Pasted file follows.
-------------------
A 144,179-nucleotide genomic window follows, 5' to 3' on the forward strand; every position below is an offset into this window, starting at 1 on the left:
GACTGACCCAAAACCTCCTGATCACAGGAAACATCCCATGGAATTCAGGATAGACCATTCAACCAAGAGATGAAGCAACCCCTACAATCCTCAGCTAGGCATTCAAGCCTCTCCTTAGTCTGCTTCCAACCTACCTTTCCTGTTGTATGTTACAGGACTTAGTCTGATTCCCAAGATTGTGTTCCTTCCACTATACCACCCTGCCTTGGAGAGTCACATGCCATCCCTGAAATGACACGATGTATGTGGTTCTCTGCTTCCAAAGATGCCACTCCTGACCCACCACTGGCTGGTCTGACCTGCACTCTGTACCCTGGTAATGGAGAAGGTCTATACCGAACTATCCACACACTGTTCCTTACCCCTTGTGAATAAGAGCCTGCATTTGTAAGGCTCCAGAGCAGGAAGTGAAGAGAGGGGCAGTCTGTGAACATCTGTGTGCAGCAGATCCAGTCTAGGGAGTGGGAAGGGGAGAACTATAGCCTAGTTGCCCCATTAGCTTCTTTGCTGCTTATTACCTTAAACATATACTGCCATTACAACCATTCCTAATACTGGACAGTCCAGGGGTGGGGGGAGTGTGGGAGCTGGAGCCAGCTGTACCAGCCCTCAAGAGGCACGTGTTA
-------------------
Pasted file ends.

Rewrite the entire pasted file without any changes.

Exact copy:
A 144,179-nucleotide genomic window follows, 5' to 3' on the forward strand; every position below is an offset into this window, starting at 1 on the left:
GACTGACCCAAAACCTCCTGATCACAGGAAACATCCCATGGAATTCAGGATAGACCATTCAACCAAGAGATGAAGCAACCCCTACAATCCTCAGCTAGGCATTCAAGCCTCTCCTTAGTCTGCTTCCAACCTACCTTTCCTGTTGTATGTTACAGGACTTAGTCTGATTCCCAAGATTGTGTTCCTTCCACTATACCACCCTGCCTTGGAGAGTCACATGCCATCCCTGAAATGACACGATGTATGTGGTTCTCTGCTTCCAAAGATGCCACTCCTGACCCACCACTGGCTGGTCTGACCTGCACTCTGTACCCTGGTAATGGAGAAGGTCTATACCGAACTATCCACACACTGTTCCTTACCCCTTGTGAATAAGAGCCTGCATTTGTAAGGCTCCAGAGCAGGAAGTGAAGAGAGGGGCAGTCTGTGAACATCTGTGTGCAGCAGATCCAGTCTAGGGAGTGGGAAGGGGAGAACTATAGCCTAGTTGCCCCATTAGCTTCTTTGCTGCTTATTACCTTAAACATATACTGCCATTACAACCATTCCTAATACTGGACAGTCCAGGGGTGGGGGGAGTGTGGGAGCTGGAGCCAGCTGTACCAGCCCTCAAGAGGCACGTGTTA